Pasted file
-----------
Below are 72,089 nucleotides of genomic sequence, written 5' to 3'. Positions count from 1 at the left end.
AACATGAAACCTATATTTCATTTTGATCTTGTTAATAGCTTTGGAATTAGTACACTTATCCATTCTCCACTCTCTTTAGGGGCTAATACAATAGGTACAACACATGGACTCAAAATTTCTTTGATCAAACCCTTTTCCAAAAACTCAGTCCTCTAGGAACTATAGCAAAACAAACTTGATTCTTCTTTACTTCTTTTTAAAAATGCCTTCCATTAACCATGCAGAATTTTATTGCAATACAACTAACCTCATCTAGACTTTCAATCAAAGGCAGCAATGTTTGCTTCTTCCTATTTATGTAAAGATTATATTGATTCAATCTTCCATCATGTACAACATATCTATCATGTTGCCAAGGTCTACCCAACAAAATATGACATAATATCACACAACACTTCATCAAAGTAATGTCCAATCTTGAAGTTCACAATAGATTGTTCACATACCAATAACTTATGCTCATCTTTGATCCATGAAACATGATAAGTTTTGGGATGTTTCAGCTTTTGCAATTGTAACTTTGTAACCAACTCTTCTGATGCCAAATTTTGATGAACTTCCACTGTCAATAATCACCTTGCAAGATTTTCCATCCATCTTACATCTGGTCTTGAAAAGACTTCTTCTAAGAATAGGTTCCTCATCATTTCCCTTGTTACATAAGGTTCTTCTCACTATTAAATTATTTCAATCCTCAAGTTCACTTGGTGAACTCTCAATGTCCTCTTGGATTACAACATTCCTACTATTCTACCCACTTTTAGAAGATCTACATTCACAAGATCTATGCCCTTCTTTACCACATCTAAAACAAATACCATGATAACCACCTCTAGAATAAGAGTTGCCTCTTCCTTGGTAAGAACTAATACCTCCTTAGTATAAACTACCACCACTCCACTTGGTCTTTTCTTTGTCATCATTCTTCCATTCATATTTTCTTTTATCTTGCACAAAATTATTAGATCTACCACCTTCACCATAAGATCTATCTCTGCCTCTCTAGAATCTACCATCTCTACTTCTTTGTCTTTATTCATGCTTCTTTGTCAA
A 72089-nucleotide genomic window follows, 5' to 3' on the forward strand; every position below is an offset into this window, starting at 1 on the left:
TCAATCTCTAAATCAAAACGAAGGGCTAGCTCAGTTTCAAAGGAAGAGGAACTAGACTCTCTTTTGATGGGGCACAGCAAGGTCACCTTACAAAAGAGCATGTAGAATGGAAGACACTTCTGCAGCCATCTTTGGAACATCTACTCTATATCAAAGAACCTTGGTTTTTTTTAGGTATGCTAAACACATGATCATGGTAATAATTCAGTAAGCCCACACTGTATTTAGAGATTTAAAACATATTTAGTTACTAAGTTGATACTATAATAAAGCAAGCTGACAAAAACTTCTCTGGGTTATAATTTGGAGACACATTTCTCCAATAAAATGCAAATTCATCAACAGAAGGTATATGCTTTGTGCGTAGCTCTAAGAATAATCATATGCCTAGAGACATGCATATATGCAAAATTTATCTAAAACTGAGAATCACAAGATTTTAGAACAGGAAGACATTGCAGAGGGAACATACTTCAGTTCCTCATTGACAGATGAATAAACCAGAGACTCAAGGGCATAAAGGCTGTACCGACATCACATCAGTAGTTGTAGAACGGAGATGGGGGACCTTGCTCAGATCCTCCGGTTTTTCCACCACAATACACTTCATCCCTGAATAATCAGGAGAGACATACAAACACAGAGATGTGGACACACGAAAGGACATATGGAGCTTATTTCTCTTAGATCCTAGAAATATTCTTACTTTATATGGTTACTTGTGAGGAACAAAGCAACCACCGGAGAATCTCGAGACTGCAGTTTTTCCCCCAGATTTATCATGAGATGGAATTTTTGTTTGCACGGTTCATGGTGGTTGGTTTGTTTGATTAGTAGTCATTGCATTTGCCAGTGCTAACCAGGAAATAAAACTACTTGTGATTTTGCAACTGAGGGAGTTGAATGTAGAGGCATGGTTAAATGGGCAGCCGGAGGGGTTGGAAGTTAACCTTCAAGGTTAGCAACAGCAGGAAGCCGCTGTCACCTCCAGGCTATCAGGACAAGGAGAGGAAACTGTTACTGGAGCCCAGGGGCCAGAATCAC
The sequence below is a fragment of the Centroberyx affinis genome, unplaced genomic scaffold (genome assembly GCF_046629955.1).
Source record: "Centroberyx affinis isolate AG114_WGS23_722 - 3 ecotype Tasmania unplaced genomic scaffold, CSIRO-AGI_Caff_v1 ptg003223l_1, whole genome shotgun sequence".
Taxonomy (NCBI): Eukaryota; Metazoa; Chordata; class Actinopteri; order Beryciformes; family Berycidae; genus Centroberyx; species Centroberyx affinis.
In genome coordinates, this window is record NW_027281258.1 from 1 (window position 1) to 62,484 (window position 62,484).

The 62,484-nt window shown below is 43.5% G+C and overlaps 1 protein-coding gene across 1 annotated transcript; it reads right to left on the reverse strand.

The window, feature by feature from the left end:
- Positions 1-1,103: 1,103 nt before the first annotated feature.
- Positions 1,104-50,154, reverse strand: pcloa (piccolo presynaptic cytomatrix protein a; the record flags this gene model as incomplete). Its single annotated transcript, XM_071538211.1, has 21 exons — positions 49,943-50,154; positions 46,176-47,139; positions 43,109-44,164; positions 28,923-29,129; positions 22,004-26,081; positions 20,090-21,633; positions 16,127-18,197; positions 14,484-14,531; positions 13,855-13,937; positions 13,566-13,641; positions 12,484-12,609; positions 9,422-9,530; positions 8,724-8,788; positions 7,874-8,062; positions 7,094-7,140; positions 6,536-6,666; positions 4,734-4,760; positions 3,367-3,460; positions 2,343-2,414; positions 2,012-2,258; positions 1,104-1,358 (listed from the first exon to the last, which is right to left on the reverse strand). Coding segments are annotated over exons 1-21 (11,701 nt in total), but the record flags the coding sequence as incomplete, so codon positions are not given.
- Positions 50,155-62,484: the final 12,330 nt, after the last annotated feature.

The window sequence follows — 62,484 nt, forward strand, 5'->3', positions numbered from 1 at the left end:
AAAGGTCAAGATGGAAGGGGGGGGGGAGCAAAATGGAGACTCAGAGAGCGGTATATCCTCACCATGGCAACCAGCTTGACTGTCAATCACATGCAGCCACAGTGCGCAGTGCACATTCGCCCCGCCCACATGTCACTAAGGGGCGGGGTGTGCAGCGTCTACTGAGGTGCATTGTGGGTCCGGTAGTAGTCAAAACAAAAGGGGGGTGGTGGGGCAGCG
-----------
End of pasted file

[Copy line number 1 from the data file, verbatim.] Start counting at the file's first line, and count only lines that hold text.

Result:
Below are 72,089 nucleotides of genomic sequence, written 5' to 3'. Positions count from 1 at the left end.